The journalists, Ansgar Graw of Die Welt, Lukas Hermsmeier of Bild and Frank Hermann, a freelancer for regional newspapers were arrested and detained for “refusal to disperse.”
They had been covering riots sparked by the death of black teenager Michael Brown at the hands of local law enforcement.
Graw told The Local the the police never gave him any official reason for his arrest but that his mugshot was accompanied by the text “refusal to disperse.”
The correspondent said that the case was not about him but about asking “whether a county in the USA can accept that their police violate freedom of the press.”
“The American police overstep their rights very clearly and too often,” he said.
The circumstances which led to his arrest are the stuff of farce.
On a Monday afternoon, when there were no crowds present, just himself, Hermann and twelve police officers, Graw says that an officer threatened to arrest them.
He pointed out that he wanted to photograph a gas station which had been set on fire the night before.
The officer consented but told him he would have to keep moving to avoid arrest.
“I walked around in circles while photographing, so as to try and make my work compatible with the officer's demands. This apparently wasn't to his satisfaction so he asked his colleague to handcuff me.”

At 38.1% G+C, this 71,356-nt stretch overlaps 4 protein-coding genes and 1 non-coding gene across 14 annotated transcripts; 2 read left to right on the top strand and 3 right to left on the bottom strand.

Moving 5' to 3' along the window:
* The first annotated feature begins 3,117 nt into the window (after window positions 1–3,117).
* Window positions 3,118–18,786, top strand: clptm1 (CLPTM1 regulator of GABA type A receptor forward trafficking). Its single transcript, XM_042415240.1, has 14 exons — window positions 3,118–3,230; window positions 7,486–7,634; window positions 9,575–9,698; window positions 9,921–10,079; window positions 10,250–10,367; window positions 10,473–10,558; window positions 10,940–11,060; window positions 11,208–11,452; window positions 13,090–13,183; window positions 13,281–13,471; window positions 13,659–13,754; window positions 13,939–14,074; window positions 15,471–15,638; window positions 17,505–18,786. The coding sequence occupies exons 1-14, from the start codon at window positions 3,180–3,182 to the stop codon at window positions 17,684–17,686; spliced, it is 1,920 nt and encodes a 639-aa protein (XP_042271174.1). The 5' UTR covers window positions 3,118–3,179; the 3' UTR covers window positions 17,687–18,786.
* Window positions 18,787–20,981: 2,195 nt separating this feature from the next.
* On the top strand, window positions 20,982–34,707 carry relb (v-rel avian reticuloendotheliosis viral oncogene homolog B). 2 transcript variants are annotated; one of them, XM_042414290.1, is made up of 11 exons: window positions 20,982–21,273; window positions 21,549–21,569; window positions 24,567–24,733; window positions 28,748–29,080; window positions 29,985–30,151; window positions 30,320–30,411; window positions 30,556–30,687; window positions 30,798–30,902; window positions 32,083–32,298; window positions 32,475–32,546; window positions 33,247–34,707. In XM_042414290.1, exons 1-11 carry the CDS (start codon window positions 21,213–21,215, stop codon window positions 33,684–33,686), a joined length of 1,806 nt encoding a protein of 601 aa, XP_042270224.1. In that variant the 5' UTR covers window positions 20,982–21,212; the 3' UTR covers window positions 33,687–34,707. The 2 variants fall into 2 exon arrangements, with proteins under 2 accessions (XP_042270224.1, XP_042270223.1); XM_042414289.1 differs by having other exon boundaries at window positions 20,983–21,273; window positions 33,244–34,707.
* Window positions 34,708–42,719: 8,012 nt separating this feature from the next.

The legal justification is totally spurious, said Graw. “The law applies in the case of a riot or an unlawful assembly.”
“We were not able to disperse because there was nobody there to disperse.”
The journalists are arguing that their incarceration was a violation of the First, Fourth and Fourteenth Amendments to the American Constitution, which cover freedom of speech, freedom of the press and protection against unlawful arrest.
Graw, who has been based in Washington since 2009, also complained that conditions in prison were meant to “humiliate” him. He was not only handcuffed but also chained to a wall.
He sees a difference between how police in the United States act in comparison with Germany.
“American police think they have more power than German police think they have.”
"In America the attitude is 'We are the law and you have to accept whatever we tell you.'”